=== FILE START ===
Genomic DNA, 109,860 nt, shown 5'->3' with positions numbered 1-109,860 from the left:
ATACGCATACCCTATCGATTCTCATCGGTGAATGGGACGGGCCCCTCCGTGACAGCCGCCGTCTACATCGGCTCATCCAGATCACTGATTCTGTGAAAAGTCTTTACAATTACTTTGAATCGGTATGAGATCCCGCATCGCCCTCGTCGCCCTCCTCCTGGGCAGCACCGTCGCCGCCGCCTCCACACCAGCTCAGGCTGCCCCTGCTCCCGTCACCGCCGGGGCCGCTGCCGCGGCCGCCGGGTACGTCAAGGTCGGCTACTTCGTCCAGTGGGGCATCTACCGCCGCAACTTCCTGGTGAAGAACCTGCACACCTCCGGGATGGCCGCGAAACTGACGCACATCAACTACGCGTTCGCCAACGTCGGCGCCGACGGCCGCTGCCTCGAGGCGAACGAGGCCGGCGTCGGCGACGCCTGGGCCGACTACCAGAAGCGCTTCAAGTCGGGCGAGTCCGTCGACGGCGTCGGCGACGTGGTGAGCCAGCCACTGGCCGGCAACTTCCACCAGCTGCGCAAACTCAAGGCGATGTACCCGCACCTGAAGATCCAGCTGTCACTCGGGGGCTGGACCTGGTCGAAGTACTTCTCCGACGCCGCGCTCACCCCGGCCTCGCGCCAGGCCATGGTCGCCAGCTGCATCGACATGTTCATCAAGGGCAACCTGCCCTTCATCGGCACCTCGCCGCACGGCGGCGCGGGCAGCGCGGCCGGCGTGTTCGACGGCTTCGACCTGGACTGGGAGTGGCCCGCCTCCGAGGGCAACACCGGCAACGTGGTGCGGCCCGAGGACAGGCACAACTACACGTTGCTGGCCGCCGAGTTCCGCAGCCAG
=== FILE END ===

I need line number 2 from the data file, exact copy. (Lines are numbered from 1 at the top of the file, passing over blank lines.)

ATACGCATACCCTATCGATTCTCATCGGTGAATGGGACGGGCCCCTCCGTGACAGCCGCCGTCTACATCGGCTCATCCAGATCACTGATTCTGTGAAAAGTCTTTACAATTACTTTGAATCGGTATGAGATCCCGCATCGCCCTCGTCGCCCTCCTCCTGGGCAGCACCGTCGCCGCCGCCTCCACACCAGCTCAGGCTGCCCCTGCTCCCGTCACCGCCGGGGCCGCTGCCGCGGCCGCCGGGTACGTCAAGGTCGGCTACTTCGTCCAGTGGGGCATCTACCGCCGCAACTTCCTGGTGAAGAACCTGCACACCTCCGGGATGGCCGCGAAACTGACGCACATCAACTACGCGTTCGCCAACGTCGGCGCCGACGGCCGCTGCCTCGAGGCGAACGAGGCCGGCGTCGGCGACGCCTGGGCCGACTACCAGAAGCGCTTCAAGTCGGGCGAGTCCGTCGACGGCGTCGGCGACGTGGTGAGCCAGCCACTGGCCGGCAACTTCCACCAGCTGCGCAAACTCAAGGCGATGTACCCGCACCTGAAGATCCAGCTGTCACTCGGGGGCTGGACCTGGTCGAAGTACTTCTCCGACGCCGCGCTCACCCCGGCCTCGCGCCAGGCCATGGTCGCCAGCTGCATCGACATGTTCATCAAGGGCAACCTGCCCTTCATCGGCACCTCGCCGCACGGCGGCGCGGGCAGCGCGGCCGGCGTGTTCGACGGCTTCGACCTGGACTGGGAGTGGCCCGCCTCCGAGGGCAACACCGGCAACGTGGTGCGGCCCGAGGACAGGCACAACTACACGTTGCTGGCCGCCGAGTTCCGCAGCCAG